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Monday, July 21, 2014
Radicalization, Informants and More Difficult QuestionsHuman Rights Watch issued a report today on counterterrorism prosecution and investigation, firing off some blistering criticisms of various government practices, including notably the use of informants, which I have written about repeatedly and, I think, pointedly:
A story by AFP is here.
I don't endorse the overall assessment given by the HRW report, even though I think it does raise some important issues. My reservations come in part from differences of opinion on the case-by-case assessments, but also the report's neglect of a fundamental dilemma:
How should law enforcement respond when it learns that someone is talking about violent or terrorist action, or seeking social support to commit such an action?
I don't think anyone wants the FBI to simply ignore such reports or tips, or ignore someone they see on social media who is making threats.
The question is how to sort out which cases merit investigation and which do not. Which leads me to one point in the report that I think is especially unhelpful: The report takes a derisive tone toward FBI efforts to understand radicalization.
While these efforts are far from perfect, I think it's much better to try to understand the radicalization process than to proceed without understanding. If you want to criticize the current state of scholarship on radicalization, I'm all for that. There's plenty of snake oil to be found, some of it emanating from the very highest levels of our government. But be specific, don't just put scare quotes around the word "radicalization" and pat yourself on the back for a job well done (which is essentially what HRW has done here).
Studying radicalization leads most people to understand that very few radicals become violent, and the entire point of such studies is an effort to limit law enforcement scrutiny to people who present a real threat and to eliminate people who are just angry, political or blowing off steam.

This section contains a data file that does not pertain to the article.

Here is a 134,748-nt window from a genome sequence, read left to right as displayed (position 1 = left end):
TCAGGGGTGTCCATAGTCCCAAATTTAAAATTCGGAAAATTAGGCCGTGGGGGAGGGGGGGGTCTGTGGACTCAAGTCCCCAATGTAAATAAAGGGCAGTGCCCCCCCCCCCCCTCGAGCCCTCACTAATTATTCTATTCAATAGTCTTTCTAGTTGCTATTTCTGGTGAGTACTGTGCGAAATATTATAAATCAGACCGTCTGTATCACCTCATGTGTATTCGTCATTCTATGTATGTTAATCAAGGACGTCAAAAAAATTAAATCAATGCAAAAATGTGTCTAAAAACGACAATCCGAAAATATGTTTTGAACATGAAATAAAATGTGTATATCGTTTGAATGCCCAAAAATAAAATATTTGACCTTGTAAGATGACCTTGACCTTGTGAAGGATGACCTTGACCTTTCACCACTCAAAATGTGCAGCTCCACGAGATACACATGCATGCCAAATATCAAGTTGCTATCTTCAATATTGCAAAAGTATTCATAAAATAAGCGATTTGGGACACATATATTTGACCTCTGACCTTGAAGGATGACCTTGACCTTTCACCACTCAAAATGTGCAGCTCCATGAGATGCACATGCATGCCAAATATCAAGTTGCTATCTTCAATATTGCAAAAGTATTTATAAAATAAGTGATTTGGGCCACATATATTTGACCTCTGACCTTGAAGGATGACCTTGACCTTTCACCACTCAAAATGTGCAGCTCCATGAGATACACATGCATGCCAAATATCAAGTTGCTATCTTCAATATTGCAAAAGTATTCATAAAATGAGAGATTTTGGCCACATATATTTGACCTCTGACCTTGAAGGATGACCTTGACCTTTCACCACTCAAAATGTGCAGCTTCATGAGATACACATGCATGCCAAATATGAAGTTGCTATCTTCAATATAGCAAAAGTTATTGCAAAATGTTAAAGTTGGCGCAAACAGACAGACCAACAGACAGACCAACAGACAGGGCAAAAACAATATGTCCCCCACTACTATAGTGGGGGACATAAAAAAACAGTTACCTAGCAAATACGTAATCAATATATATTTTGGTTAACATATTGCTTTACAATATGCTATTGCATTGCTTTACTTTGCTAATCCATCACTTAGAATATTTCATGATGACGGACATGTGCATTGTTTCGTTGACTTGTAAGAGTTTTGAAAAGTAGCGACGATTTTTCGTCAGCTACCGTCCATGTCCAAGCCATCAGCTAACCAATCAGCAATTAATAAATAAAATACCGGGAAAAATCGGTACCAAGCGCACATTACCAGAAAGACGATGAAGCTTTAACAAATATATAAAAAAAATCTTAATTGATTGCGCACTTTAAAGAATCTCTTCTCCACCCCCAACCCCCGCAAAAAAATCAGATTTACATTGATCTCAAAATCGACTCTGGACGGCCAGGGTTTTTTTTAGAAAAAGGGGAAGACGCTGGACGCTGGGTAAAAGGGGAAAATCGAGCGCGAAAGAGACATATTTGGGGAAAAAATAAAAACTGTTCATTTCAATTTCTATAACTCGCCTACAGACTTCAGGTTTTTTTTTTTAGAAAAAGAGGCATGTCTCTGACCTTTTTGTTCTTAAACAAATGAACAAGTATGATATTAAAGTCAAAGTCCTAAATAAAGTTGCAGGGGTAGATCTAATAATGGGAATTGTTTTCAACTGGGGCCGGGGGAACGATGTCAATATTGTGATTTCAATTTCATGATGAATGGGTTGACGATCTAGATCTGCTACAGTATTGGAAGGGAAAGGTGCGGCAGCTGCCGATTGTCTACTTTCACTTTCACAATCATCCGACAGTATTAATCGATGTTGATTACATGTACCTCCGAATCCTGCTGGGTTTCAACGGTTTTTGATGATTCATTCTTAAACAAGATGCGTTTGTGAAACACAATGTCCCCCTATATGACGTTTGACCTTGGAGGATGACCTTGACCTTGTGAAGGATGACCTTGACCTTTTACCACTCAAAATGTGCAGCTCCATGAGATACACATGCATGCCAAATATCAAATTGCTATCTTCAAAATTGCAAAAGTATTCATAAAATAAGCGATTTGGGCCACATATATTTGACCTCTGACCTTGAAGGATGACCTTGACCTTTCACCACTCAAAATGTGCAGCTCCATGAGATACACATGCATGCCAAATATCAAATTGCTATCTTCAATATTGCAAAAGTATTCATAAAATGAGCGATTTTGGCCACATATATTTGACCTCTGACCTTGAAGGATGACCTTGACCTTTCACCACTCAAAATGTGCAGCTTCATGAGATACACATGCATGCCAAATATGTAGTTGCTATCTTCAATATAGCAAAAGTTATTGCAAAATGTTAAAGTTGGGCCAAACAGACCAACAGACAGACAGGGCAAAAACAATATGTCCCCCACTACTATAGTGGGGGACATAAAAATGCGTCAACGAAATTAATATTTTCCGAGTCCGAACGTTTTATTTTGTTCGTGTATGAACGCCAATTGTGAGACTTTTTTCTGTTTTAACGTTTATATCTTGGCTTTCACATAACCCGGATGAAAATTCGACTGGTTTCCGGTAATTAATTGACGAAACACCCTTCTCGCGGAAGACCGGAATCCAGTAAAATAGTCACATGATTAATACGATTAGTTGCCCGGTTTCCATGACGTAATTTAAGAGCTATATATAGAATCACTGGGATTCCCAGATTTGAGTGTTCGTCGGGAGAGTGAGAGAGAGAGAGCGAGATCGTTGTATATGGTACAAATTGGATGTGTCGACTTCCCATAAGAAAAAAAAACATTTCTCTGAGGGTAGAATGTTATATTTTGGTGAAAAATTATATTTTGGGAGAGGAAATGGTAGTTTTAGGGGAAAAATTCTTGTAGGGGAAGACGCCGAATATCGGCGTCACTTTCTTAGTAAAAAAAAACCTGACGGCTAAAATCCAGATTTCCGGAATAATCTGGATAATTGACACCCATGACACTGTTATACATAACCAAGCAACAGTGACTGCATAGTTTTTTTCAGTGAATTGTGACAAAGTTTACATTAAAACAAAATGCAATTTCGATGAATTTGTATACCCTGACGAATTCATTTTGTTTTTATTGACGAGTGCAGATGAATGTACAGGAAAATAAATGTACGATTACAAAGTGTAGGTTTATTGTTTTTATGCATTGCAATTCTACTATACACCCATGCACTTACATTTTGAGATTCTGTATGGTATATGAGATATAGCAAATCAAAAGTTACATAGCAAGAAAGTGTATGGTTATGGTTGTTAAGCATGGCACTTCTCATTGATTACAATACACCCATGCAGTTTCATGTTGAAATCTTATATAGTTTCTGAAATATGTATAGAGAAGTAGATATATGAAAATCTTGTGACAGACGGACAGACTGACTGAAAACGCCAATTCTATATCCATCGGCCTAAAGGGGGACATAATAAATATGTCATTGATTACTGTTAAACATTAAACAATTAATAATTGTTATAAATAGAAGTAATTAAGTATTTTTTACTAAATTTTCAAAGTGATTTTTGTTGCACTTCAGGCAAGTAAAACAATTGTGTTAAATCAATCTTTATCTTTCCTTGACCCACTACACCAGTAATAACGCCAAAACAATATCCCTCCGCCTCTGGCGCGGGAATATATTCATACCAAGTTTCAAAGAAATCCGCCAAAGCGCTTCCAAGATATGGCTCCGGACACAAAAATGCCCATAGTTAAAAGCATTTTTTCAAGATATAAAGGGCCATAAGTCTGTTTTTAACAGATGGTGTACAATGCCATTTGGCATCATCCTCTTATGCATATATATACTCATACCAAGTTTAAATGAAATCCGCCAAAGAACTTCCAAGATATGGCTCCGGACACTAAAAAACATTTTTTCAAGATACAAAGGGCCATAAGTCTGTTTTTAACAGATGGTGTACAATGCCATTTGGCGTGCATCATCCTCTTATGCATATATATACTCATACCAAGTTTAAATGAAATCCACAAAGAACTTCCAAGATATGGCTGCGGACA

While you can argue about where to draw the lines, I think that better understanding radicalization will ultimately result in fewer problem cases and ultimately in less investigation and prosecution.
All that said, and as I've written before, there is a social cost to the tactics we are currently using to fight terrorism and radicalization, especially when those tactics disproportionately target Muslims.
At this point, I think people from around the government need to sit down and have a high-level conversation about the costs and benefits of these approaches, and figure out how to do the work of national security in a better way.
While I do basically agree with many of the report's recommendations (see page 178 of the PDF linked above), the tone of the overall report seems to point to a broader challenge to the premise of whether law enforcement should even be in the business of prevention.
I believe we can do much better than the status quo, but law enforcement needs to have some tools to respond when a person in the community is raising alarm bells. The vast majority of investigations rule out prosecutions, rather than ruling them in, as it should be. The real question here is whether more prosecutions can be ruled out, and whether they can be ruled out less intrusively. To open that debate responsibly requires discussion of what we can do, not just what we shouldn't.
Buy J.M. Berger's book, Jihad Joe: Americans Who Go to War in the Name of Islam
Views expressed on INTELWIRE are those of the author alone.
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